Three Rings of Cruelty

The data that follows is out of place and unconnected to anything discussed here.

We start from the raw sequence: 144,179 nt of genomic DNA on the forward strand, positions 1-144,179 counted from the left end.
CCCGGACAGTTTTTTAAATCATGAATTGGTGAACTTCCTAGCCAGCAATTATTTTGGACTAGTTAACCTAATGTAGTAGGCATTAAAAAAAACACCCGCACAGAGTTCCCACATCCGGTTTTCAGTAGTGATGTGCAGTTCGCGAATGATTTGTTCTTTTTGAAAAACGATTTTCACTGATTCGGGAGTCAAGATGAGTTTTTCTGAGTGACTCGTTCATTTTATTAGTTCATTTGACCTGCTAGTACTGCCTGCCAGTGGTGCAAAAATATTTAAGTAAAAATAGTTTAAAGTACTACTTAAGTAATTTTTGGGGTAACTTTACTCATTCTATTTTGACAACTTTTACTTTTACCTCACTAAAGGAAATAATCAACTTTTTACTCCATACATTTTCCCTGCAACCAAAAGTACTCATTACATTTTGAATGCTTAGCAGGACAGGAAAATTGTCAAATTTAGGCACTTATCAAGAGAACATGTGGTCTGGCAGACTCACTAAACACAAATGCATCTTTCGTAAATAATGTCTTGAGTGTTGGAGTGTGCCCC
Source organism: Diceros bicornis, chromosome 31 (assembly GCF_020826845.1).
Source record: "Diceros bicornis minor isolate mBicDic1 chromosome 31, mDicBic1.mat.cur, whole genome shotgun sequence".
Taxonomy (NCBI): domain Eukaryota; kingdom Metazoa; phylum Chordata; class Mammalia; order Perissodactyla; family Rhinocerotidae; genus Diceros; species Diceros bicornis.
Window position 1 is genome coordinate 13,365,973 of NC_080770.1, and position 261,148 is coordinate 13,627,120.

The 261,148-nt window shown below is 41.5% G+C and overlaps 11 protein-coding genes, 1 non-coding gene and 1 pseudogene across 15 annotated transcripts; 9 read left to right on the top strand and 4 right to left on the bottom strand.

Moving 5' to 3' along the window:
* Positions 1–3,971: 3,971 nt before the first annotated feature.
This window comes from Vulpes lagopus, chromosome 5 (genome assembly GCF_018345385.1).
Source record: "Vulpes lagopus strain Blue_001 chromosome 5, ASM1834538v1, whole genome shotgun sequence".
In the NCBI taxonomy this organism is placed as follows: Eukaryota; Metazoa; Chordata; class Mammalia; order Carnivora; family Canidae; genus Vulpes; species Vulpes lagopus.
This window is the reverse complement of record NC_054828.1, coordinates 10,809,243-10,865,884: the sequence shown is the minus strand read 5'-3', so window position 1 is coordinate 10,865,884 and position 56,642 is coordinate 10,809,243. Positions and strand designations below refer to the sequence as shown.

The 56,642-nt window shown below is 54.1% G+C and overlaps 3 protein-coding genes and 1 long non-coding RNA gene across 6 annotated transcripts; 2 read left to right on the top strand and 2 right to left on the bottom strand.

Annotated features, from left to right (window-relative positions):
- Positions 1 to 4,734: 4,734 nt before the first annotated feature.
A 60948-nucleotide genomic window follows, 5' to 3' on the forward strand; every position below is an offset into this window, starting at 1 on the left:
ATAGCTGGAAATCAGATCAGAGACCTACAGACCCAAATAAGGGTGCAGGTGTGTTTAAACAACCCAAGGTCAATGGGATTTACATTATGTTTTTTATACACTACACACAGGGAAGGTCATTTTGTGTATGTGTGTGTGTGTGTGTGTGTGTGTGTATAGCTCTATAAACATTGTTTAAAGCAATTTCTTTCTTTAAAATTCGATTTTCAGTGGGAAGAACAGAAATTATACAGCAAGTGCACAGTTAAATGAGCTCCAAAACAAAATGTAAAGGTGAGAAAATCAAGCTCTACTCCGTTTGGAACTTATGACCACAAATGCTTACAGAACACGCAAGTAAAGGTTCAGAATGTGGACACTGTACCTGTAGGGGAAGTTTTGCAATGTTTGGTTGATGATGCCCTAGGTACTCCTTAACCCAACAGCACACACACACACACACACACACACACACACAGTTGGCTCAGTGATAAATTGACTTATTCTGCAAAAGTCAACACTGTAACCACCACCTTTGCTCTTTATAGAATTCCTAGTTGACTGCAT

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Three Rings of Cruelty Ladies and gentlemen, children of all ages, step right up and witness the amazing feats presented before your very eyes! Grab a bag of peanuts, a stick of cotton candy and find your seats, because you’re going to need them. Since animals do not usually stand on their heads, ride unicycles, or wear glitzy bow-ties, circus workers take it upon themselves to force the animals into submission by utilizing inhumane methods. Circus animals are made to live in substandard conditions where they have little access to food, water, and virtually no space to run and play. A circus is the epitome of innocence, or is it? Because behind the circus’ merry exterior lies a world of cruelty where animals ranging from the exotic to domestic are being needlessly exploited and abused by their trainers. The circus industry is selective in the nature of information it releases to the public, thereby maintaining its facade of innocence. Between May of 1993 and August of 2001 there have been over fifty accounts of animal abuse occurring in Ringling Bros. and Barnum & Bailey Circus. During this time, seventeen elephants died or were euthanized. Out of those seventeen, only five deaths were announced to the general public (PETA, Ringling Bros. and Barnum & Bailey Circus Fact Sheet, np). This is the same public who spends thousands of dollars each year to attend and keep shows like this in business. Yet the circus is reluctant in divulging any information regarding the very things these people pay money to see. Perhaps the circus believes these deaths are private matters, not important enough to mention. It is more likely though, to assume that it fears what may happen if the news of these deaths were to spread further. There would undoubtedly be a drop in attendance, which would result in a drop in revenue. If not enough money is brought into the circus, it has no choice but to close. Instead of spending money to maintain the animals’ well-being the cash is used to keep the circus afloat and on the road. After being sued for animal abuse in July of 2000, Catherine Ort-Mabry ,a spokeswoman from Ringling stated, “The show provides its animals with the highest standards of care.” (ABPnews, Circus Sued for Animal Abuse. np) Her statement is a laughable fallacy when examining the high mortality rate in the elephants in circuses is due to captivity induced foot problems and arthritis.

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